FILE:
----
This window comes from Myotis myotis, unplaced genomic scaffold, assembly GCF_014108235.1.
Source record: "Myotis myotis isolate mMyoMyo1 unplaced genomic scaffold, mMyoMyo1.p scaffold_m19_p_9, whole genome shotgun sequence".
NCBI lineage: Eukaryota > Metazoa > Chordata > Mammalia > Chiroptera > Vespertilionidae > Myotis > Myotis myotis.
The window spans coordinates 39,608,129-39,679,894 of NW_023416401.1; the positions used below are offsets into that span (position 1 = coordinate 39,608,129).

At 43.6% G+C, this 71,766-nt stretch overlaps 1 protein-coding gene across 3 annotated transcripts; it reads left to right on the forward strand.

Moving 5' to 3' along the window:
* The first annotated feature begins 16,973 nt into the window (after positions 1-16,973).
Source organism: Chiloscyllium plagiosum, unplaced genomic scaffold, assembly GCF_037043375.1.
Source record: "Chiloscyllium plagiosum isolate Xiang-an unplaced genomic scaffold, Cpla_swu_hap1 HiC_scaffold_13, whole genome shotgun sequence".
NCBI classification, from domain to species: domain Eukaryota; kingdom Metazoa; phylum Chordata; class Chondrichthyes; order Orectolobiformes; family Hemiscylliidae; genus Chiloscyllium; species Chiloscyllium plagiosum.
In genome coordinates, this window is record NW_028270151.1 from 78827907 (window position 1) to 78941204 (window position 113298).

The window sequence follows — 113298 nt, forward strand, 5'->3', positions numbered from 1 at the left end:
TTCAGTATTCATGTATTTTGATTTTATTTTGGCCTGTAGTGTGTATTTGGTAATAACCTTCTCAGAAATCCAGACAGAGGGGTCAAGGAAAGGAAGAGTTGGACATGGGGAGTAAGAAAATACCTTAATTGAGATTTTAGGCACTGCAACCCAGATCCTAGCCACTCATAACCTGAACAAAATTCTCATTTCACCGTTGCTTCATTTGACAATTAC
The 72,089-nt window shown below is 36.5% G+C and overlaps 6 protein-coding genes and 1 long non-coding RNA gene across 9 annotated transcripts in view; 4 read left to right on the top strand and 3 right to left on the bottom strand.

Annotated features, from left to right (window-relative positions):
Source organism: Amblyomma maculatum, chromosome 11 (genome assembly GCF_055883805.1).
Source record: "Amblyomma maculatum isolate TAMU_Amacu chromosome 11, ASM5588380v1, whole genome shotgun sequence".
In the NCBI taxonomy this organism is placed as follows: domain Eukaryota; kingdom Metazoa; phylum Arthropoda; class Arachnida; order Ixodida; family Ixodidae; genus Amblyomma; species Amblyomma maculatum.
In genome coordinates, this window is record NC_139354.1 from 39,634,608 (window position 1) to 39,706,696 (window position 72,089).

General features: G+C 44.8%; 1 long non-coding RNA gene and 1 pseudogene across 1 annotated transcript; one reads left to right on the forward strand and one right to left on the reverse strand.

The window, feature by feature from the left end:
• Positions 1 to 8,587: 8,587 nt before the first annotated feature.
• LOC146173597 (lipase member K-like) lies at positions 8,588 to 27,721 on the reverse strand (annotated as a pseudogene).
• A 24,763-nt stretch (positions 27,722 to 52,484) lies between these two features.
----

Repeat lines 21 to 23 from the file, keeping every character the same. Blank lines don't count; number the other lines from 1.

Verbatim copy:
The window, feature by feature from the left end:
• Positions 1 to 8,587: 8,587 nt before the first annotated feature.
• LOC146173597 (lipase member K-like) lies at positions 8,588 to 27,721 on the reverse strand (annotated as a pseudogene).